prog Archive

Album Review: Bask — III

For a small city, Asheville is home to musicians representing a staggering array of musical styles. In an era that many see as post-album, post-rock and post-all other manner of things that make music special, it’s surprising that there’s a small but solid heavy rock scene in and around the city. A vivid testament to

Emotional Content is Dream Theater’s Secret Ingredient

Over the course of its three decades, progressive metal band Dream Theater has periodically created albums centered about thematic concepts. 1999’s Metropolis Pt. 2: Scenes from a Memory was the band’s first concept album, and also marked the debut of Jordan Rudess and the group’s keyboardist. In 2002, the Boston-based band released Six Degrees of

Patrick Moraz and the Poetry of Creation

Swiss keyboard virtuoso Patrick Moraz was one of the earliest musicians to explore the sonic possibilities of the synthesizer. He combined those explorations with more conventional instrumentation – grand piano, organ – as a member of Refugee (with former members of the Nice) and then with Yes, and later still with the Moody Blues. He

Rhapsodizing with Rick Wakeman

Legendary keyboardist Rick Wakeman is perhaps best known for his work with Yes, a group he has joined and quit at least five times since the early ’90s. But the classically-trained musician also has a staggeringly large catalog of solo albums. Beginning with his debut release (1973’s The Six Wives of Henry VIII) and continuing

For Example: A Look Back at ‘The Nice’ at 50

It’s unfortunate that when the Nice come up in conversation today, they’re too quickly summed up as “the band that Keith Emerson was in before ELP.” That’s a true enough description, but it has the effect of dismissing the contributions of the band’s other members, and overlooking the power of the group as a whole.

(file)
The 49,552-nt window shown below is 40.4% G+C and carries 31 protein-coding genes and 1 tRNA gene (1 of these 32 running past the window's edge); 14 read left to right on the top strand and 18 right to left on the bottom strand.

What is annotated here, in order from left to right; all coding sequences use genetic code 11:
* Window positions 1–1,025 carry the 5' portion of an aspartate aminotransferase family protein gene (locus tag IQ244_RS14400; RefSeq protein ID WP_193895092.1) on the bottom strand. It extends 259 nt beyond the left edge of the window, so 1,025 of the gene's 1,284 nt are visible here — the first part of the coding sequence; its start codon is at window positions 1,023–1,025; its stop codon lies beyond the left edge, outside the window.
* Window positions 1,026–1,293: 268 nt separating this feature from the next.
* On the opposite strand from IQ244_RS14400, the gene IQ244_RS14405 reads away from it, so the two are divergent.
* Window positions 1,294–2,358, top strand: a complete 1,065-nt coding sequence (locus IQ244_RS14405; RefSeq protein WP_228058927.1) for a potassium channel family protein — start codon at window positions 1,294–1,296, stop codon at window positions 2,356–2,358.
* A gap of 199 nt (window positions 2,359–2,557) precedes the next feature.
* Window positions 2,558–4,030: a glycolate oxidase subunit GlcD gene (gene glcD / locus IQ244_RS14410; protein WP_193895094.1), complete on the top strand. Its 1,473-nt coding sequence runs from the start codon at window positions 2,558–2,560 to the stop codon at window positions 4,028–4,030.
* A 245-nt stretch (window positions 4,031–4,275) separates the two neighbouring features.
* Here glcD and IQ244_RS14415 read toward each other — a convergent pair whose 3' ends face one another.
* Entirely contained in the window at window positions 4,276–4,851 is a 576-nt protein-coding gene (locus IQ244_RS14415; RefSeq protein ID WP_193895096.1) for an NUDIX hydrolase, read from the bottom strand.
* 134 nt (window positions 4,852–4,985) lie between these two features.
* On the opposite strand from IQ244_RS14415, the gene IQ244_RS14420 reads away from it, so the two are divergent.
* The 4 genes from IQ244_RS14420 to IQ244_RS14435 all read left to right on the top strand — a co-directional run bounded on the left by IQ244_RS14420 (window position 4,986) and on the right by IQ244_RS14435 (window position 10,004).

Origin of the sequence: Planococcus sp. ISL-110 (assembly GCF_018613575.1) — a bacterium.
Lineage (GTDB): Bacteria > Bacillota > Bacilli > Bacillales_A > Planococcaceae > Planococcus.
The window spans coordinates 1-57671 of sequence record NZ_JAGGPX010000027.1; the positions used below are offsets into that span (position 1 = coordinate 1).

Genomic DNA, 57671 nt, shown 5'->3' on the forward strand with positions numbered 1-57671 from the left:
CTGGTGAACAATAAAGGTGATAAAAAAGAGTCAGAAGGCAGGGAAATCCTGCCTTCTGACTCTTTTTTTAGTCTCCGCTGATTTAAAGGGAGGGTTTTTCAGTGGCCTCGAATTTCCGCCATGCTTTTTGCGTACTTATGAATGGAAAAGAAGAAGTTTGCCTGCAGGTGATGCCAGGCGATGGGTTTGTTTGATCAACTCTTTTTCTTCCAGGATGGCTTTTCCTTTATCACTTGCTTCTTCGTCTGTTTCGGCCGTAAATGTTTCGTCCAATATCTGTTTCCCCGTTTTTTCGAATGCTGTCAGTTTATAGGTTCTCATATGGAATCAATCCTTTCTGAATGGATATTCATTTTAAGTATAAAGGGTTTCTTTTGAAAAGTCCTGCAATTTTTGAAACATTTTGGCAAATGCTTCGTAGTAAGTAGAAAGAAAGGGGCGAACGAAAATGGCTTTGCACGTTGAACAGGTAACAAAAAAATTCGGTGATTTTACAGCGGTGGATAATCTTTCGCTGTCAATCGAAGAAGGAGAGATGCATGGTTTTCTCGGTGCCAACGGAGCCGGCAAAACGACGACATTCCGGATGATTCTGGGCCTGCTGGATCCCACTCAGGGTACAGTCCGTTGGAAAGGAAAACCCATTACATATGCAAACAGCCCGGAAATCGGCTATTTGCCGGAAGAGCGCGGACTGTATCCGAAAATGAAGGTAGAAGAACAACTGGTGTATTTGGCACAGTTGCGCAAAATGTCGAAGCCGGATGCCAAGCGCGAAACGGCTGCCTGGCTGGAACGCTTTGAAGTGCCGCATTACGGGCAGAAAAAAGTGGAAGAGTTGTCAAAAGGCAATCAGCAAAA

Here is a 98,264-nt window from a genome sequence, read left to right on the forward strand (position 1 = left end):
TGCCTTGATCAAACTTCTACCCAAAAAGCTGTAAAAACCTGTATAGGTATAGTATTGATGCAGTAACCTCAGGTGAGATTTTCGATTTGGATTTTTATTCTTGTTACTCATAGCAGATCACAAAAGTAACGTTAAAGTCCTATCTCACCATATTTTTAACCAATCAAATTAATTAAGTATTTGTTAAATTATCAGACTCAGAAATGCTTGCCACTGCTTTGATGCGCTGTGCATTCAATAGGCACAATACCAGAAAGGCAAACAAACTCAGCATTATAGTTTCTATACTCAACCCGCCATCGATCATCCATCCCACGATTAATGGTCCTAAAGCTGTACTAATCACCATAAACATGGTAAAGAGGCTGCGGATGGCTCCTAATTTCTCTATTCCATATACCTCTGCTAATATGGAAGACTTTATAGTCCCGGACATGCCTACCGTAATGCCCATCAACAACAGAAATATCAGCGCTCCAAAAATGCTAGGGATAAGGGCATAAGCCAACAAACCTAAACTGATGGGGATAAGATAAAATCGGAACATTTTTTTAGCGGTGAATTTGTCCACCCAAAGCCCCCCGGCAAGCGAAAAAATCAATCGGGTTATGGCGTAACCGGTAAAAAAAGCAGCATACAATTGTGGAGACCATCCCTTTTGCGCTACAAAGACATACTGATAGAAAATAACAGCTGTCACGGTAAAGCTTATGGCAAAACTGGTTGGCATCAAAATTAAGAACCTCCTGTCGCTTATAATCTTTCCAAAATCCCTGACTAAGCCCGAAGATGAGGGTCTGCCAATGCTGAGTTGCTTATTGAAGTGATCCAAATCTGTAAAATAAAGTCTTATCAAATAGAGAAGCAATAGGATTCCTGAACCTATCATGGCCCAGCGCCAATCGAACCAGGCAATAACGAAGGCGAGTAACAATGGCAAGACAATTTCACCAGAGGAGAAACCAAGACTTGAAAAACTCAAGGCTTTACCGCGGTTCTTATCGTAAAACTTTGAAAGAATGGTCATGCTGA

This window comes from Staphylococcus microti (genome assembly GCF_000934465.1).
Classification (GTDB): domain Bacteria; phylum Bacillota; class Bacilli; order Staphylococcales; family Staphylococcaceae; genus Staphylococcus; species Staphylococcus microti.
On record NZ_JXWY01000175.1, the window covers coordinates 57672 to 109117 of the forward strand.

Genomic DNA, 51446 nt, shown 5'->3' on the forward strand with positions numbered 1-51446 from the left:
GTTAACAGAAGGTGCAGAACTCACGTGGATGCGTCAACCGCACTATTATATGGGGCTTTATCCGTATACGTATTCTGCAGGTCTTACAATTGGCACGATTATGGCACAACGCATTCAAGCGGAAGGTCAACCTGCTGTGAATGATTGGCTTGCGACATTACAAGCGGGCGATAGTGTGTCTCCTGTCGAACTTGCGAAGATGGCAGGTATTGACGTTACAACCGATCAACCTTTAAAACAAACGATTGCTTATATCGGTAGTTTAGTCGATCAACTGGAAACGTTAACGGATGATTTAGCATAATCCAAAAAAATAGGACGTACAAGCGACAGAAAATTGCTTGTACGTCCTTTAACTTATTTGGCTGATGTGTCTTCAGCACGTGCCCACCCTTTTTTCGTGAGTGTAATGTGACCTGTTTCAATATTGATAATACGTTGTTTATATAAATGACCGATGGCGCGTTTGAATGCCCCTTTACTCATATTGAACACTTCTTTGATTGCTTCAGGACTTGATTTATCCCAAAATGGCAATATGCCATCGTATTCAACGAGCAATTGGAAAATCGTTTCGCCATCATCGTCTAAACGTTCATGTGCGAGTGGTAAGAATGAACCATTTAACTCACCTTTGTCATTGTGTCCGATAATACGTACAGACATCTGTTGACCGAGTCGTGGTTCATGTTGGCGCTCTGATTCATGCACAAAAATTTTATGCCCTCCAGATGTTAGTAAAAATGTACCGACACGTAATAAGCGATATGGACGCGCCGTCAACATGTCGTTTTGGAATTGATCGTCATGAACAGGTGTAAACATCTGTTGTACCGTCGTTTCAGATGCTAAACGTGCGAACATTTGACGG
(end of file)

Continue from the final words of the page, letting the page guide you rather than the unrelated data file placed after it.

Set the Controls for the Heart of the Fun: the Men and the Journey of RPWL

German keyboardist/vocalist Yogi Lang first encountered guitarist Karlheinz “Kalle” Wallner in 1988 when the latter was playing in a band called Incubus. Eventually renamed Violet District, the group released its sole album, Terminal Breath in 1992, with Lang producing. Based 40 km north of Munich in Freising, that group met with only modest success, disbanding

Album Review: Moraz & Friends – Random Kingdom

In 1976, Swiss keyboard virtuoso Patrick Moraz released his debut solo album, The Story of I. In the midst of a successful run as keyboardist for Yes – he’s all over Relayer – and a few years after leading Refugee with former members of the Nice, Moraz crafted an album that combined what we might

Hundred-word Reviews for September 2019, Part 1

Once again, it’s time for a passel of quick reviews. Twenty in all – ten today, as many tomorrow. All deserve a listen. Titles on vinyl are noted as such (LP). Waiting for Henry – The Gospel of Moby Grape As a serious fan of the star-crossed band name-checked in the title, I had to

British Rock Nobility Convenes Onstage for “The Royal Affair”

Note: I’ve interviewed a bunch of these artists. Blue-highlighted hyperlinks will take you there. — bk In the concert business, package tours are nothing new; as far back as 1959, Dick Clark’s Caravan of Stars crisscrossed the country, bringing a busload of hitmakers to American audiences. And legacy acts touring in support of their back

The Drive to 1981 Begins: A Look Back at Robert Fripp’s Masterful ‘Exposure’ (Part 2)

Continued from Part One … Fans of King Crimson’s Red receive a wonderful treat with “Breathless.” Though the specific players on each track aren’t noted, the song – very much a cousin to Red‘s title track – features a very progressive Narada Michael Walden on the drum kit, and Tony Levin (of future Crimsons) on